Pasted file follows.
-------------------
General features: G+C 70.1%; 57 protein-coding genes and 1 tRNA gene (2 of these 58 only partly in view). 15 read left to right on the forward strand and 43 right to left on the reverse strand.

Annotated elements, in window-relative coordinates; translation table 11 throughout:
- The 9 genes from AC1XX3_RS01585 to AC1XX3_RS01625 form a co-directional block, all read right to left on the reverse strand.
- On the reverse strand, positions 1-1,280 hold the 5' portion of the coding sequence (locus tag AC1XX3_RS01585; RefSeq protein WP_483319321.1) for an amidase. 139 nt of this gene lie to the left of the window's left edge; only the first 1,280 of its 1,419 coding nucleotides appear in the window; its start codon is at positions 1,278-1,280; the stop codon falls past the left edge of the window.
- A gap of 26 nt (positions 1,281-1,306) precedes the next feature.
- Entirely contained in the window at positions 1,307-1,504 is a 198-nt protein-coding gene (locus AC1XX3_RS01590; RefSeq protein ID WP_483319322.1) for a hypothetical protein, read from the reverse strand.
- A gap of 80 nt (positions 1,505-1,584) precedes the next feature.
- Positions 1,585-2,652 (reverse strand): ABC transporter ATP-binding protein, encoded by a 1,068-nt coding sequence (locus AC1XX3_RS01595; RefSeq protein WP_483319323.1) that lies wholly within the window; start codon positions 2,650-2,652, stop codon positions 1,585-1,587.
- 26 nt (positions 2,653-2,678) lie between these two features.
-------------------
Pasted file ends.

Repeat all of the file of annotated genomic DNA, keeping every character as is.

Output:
General features: G+C 70.1%; 57 protein-coding genes and 1 tRNA gene (2 of these 58 only partly in view). 15 read left to right on the forward strand and 43 right to left on the reverse strand.

Annotated elements, in window-relative coordinates; translation table 11 throughout:
- The 9 genes from AC1XX3_RS01585 to AC1XX3_RS01625 form a co-directional block, all read right to left on the reverse strand.
- On the reverse strand, positions 1-1,280 hold the 5' portion of the coding sequence (locus tag AC1XX3_RS01585; RefSeq protein WP_483319321.1) for an amidase. 139 nt of this gene lie to the left of the window's left edge; only the first 1,280 of its 1,419 coding nucleotides appear in the window; its start codon is at positions 1,278-1,280; the stop codon falls past the left edge of the window.
- A gap of 26 nt (positions 1,281-1,306) precedes the next feature.
- Entirely contained in the window at positions 1,307-1,504 is a 198-nt protein-coding gene (locus AC1XX3_RS01590; RefSeq protein ID WP_483319322.1) for a hypothetical protein, read from the reverse strand.
- A gap of 80 nt (positions 1,505-1,584) precedes the next feature.
- Positions 1,585-2,652 (reverse strand): ABC transporter ATP-binding protein, encoded by a 1,068-nt coding sequence (locus AC1XX3_RS01595; RefSeq protein WP_483319323.1) that lies wholly within the window; start codon positions 2,650-2,652, stop codon positions 1,585-1,587.
- 26 nt (positions 2,653-2,678) lie between these two features.